There Is Hope

Trend in Courts Being More Lenient in Child Porn Sentences

Sentences are simply too harsh, despite the facts of these cases. And they're too extreme from one end to the other, even in similar cases, with people accused of the same type of offense. Federal judges-some of them, anyway-are starting to see the federal sentencing guidelines as being a little heavy-handed.

This trend of federal judges going easier on defendants is, without a doubt, a very good thing for those accused and their concerned family members.

The Sentencing Commission's Multi-Year Study Finds Problems

The U.S. Sentencing Commission in 2012 published a study of sentences for child pornography offenses around the country. What did the Commission find? In its own words: "[A] growing number of courts believe that the current sentencing scheme in non-production offenses is overly severe for some offenders."

Also, as per the Commission, many of the "enhancements"-those factors that make potential punishment worse-apply to almost everyone and thus "fail to differentiate among offenders in terms of their culpability."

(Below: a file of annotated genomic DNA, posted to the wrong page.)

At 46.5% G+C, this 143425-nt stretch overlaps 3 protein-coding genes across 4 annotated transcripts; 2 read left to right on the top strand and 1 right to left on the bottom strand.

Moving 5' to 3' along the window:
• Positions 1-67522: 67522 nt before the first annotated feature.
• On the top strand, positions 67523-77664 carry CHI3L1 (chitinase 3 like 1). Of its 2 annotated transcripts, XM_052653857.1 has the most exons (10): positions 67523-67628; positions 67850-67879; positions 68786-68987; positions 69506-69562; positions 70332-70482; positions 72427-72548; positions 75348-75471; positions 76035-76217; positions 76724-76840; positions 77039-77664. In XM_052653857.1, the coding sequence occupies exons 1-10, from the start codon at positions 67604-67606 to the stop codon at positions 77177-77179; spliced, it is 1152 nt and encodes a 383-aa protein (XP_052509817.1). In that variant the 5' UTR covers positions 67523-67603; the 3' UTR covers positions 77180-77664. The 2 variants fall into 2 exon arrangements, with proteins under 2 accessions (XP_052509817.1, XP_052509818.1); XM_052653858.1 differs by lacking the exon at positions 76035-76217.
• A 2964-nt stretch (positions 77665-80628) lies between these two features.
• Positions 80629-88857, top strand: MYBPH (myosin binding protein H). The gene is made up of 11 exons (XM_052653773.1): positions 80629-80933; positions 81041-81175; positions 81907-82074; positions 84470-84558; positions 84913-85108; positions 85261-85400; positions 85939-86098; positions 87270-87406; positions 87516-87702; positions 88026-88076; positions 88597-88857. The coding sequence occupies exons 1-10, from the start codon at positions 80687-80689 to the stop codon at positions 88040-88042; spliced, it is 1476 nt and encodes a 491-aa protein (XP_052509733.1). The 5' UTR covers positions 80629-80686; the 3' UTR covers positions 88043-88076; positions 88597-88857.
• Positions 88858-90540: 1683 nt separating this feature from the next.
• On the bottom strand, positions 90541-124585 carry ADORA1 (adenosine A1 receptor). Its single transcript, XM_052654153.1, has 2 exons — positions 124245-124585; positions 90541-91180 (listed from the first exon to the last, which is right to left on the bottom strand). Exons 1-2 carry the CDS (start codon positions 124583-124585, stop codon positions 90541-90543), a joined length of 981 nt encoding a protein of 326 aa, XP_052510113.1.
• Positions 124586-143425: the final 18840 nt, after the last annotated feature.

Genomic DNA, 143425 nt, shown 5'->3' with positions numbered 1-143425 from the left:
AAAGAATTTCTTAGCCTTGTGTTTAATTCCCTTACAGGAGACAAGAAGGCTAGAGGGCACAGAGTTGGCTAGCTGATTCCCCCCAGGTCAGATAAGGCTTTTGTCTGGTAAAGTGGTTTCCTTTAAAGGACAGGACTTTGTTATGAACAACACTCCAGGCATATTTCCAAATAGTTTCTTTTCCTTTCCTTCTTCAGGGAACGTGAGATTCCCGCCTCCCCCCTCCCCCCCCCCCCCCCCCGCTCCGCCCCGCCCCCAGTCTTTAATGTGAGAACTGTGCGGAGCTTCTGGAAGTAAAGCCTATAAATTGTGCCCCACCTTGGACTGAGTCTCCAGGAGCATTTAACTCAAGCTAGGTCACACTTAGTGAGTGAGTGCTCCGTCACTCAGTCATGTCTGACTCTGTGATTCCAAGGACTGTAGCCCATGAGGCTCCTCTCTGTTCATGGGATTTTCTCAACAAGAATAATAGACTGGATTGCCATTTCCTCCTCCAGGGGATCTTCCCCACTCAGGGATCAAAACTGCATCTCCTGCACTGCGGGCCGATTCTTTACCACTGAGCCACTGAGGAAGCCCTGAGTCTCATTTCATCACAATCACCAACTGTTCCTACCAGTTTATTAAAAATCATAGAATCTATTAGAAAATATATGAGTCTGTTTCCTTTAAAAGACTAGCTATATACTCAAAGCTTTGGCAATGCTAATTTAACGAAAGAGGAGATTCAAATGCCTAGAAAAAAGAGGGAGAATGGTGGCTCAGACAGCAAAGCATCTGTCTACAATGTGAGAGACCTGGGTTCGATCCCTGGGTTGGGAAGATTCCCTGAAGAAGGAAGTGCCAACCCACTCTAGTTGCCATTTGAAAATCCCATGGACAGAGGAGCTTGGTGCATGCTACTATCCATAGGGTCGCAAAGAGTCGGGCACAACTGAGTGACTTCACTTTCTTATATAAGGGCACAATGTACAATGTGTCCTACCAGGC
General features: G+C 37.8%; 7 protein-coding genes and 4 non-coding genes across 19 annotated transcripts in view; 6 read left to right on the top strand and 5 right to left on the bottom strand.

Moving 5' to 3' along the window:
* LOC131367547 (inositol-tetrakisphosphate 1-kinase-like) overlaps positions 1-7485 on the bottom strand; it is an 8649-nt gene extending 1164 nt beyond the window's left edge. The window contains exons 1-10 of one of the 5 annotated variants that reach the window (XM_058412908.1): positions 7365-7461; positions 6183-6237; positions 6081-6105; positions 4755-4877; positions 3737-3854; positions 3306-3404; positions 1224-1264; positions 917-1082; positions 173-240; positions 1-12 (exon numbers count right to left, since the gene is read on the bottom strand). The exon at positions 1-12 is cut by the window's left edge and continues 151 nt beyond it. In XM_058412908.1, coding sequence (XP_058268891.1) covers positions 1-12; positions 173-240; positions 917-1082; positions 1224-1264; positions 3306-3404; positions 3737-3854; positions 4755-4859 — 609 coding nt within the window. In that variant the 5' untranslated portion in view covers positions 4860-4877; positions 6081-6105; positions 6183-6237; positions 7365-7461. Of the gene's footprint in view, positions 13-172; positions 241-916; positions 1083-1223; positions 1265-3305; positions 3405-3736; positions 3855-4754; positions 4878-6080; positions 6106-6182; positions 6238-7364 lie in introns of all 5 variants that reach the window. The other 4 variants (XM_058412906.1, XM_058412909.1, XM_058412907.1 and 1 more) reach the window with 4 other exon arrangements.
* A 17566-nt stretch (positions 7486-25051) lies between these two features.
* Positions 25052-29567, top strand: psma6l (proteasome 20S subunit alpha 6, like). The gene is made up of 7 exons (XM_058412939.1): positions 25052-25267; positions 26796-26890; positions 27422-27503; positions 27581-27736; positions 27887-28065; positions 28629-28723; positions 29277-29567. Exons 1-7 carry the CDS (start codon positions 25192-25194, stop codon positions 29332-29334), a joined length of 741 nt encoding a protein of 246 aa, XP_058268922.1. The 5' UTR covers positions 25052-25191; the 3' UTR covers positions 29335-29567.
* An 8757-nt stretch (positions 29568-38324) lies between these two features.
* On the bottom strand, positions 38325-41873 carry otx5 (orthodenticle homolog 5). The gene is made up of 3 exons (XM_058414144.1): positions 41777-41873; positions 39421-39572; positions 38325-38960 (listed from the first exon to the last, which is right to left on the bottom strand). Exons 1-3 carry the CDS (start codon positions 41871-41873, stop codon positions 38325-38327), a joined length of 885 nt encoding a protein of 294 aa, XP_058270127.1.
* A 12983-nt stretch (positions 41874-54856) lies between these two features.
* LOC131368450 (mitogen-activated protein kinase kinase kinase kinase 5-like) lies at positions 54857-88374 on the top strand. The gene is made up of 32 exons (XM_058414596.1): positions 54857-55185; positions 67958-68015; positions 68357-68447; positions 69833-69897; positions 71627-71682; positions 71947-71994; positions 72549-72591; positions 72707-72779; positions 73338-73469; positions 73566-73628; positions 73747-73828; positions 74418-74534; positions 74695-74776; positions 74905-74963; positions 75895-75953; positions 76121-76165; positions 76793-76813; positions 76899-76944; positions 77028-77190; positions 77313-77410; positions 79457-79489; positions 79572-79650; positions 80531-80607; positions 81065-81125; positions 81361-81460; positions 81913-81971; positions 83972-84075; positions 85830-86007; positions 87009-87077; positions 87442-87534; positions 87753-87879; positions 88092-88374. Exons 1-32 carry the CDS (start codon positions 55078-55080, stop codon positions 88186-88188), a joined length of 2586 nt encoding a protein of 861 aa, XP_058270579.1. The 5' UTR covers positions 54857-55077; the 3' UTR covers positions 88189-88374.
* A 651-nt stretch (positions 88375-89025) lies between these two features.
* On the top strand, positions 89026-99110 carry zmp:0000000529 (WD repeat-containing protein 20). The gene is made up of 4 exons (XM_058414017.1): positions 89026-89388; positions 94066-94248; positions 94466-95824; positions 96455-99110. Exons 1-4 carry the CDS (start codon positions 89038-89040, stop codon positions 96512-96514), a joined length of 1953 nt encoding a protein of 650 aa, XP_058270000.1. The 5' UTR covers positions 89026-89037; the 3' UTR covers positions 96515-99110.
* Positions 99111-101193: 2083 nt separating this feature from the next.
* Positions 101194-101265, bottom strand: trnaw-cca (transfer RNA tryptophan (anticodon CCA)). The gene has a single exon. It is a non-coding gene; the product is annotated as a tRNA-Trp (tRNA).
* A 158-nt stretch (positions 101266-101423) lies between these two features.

In other words, the enhancements often apply across the board to all people accused of child pornography offenses, no matter what kind of offense. You can be accused of simple possession. You can be accused of the more serious charge of production or distribution. It doesn't matter - which is exactly the problem.

And federal judges are starting to recognize that.

What to Make of This Trend?

In the words of the Commission:

"[O]ffenders with no criminal history who were sentenced in fiscal year 2010 revealed substantial sentencing disparities resulting from how they were charged and sentenced under the guidelines. On average, offenders convicted of possession but who knowingly received child pornography were sentenced to a term of 52 months of imprisonment, while on average similarly situated offenders convicted of receipt were sentenced to a term of 81 months of imprisonment. On average, offenders convicted of possession but who distributed child pornography in exchange for other child pornography received a sentence of 78 months, while similarly situated offenders convicted of distribution received an average sentence of 132 months."

The Commission knows that there's a serious problem when it comes to fairness in sentencing, and in all likelihood so does the federal judge.

So here is what to make of this trend: Even if the worst possible thing has happened to you or your loved one-the federal authorities have made an arrest on child pornography charges-it's possible to make a good case for leniency.

It's possible, in other words, for people like me-criminal defense lawyers who practice in the federal courts and have experience defending people against federal child pornography charges-to get a better result, a better outcome, than otherwise.

It's a good reason to know that not all hope is lost.